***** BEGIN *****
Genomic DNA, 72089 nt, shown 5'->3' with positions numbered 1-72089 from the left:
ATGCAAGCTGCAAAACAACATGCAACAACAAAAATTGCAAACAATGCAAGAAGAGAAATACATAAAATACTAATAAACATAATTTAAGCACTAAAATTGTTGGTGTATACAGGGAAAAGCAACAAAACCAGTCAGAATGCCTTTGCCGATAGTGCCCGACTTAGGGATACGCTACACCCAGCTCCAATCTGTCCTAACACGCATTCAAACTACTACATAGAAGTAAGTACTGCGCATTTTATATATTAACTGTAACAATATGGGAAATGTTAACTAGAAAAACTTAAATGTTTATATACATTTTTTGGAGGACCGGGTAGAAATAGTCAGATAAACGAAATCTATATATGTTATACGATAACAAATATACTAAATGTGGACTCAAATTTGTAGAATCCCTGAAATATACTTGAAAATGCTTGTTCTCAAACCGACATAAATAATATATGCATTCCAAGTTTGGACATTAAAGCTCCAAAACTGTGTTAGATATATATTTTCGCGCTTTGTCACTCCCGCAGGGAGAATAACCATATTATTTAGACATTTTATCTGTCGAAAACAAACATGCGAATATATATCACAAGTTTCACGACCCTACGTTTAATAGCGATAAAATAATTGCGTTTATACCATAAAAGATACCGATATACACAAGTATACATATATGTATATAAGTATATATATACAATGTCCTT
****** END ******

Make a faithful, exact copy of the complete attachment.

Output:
Genomic DNA, 72089 nt, shown 5'->3' with positions numbered 1-72089 from the left:
ATGCAAGCTGCAAAACAACATGCAACAACAAAAATTGCAAACAATGCAAGAAGAGAAATACATAAAATACTAATAAACATAATTTAAGCACTAAAATTGTTGGTGTATACAGGGAAAAGCAACAAAACCAGTCAGAATGCCTTTGCCGATAGTGCCCGACTTAGGGATACGCTACACCCAGCTCCAATCTGTCCTAACACGCATTCAAACTACTACATAGAAGTAAGTACTGCGCATTTTATATATTAACTGTAACAATATGGGAAATGTTAACTAGAAAAACTTAAATGTTTATATACATTTTTTGGAGGACCGGGTAGAAATAGTCAGATAAACGAAATCTATATATGTTATACGATAACAAATATACTAAATGTGGACTCAAATTTGTAGAATCCCTGAAATATACTTGAAAATGCTTGTTCTCAAACCGACATAAATAATATATGCATTCCAAGTTTGGACATTAAAGCTCCAAAACTGTGTTAGATATATATTTTCGCGCTTTGTCACTCCCGCAGGGAGAATAACCATATTATTTAGACATTTTATCTGTCGAAAACAAACATGCGAATATATATCACAAGTTTCACGACCCTACGTTTAATAGCGATAAAATAATTGCGTTTATACCATAAAAGATACCGATATACACAAGTATACATATATGTATATAAGTATATATATACAATGTCCTT